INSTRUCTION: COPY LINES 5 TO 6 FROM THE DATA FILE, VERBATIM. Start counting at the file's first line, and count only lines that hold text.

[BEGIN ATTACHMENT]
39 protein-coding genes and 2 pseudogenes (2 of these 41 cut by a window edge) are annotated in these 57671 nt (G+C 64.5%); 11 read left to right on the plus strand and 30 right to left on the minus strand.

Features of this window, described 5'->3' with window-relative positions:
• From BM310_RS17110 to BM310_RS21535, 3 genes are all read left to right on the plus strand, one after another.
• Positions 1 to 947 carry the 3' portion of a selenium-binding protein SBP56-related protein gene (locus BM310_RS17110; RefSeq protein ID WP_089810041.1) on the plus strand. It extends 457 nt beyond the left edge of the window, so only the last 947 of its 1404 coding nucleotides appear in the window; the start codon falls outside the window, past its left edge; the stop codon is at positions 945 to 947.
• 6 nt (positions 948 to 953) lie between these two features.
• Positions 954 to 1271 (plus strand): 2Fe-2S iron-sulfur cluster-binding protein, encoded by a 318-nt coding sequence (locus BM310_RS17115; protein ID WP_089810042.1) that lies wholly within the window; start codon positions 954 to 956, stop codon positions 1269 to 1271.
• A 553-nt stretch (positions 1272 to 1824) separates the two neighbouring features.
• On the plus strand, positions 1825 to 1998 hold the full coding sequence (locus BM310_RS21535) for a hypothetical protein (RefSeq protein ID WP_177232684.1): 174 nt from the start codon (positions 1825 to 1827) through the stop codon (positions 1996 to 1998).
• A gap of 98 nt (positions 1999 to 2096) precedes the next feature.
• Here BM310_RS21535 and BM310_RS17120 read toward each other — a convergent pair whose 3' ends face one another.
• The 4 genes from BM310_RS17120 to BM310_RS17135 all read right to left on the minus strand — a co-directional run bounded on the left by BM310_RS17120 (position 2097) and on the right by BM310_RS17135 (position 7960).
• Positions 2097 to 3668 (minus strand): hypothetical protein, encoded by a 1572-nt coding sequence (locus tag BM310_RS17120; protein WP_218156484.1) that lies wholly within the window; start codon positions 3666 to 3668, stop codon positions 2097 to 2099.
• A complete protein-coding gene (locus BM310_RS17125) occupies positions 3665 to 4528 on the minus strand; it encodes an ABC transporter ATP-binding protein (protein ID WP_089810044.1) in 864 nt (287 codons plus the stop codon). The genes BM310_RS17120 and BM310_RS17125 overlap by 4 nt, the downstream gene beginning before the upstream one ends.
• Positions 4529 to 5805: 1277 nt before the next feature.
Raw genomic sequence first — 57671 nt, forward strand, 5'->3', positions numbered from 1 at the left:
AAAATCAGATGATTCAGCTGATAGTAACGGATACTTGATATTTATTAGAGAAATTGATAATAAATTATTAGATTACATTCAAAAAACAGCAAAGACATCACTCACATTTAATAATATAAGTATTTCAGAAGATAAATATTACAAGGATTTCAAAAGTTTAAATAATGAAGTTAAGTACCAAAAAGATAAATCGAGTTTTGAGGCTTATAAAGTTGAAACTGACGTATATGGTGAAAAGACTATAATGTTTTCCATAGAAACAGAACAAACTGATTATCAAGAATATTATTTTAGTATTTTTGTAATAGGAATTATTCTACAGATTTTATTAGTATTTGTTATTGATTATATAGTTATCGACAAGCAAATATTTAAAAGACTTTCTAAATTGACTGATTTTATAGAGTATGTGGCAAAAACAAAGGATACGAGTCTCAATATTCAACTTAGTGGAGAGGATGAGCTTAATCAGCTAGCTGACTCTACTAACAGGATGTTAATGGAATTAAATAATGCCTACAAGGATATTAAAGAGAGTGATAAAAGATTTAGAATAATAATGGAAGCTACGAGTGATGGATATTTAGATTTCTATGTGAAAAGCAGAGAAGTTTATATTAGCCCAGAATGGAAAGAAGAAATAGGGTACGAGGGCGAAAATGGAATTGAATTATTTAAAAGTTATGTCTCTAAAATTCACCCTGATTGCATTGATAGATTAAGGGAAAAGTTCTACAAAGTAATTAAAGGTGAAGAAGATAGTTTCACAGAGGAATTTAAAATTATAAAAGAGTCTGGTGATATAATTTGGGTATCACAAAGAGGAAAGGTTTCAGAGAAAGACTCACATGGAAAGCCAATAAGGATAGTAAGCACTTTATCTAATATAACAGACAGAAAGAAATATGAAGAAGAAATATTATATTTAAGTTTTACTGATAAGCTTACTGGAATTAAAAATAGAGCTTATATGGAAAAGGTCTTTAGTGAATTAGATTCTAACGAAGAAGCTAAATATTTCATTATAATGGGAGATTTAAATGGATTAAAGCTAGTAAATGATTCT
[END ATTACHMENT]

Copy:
• 6 nt (positions 948 to 953) lie between these two features.
• Positions 954 to 1271 (plus strand): 2Fe-2S iron-sulfur cluster-binding protein, encoded by a 318-nt coding sequence (locus BM310_RS17115; protein ID WP_089810042.1) that lies wholly within the window; start codon positions 954 to 956, stop codon positions 1269 to 1271.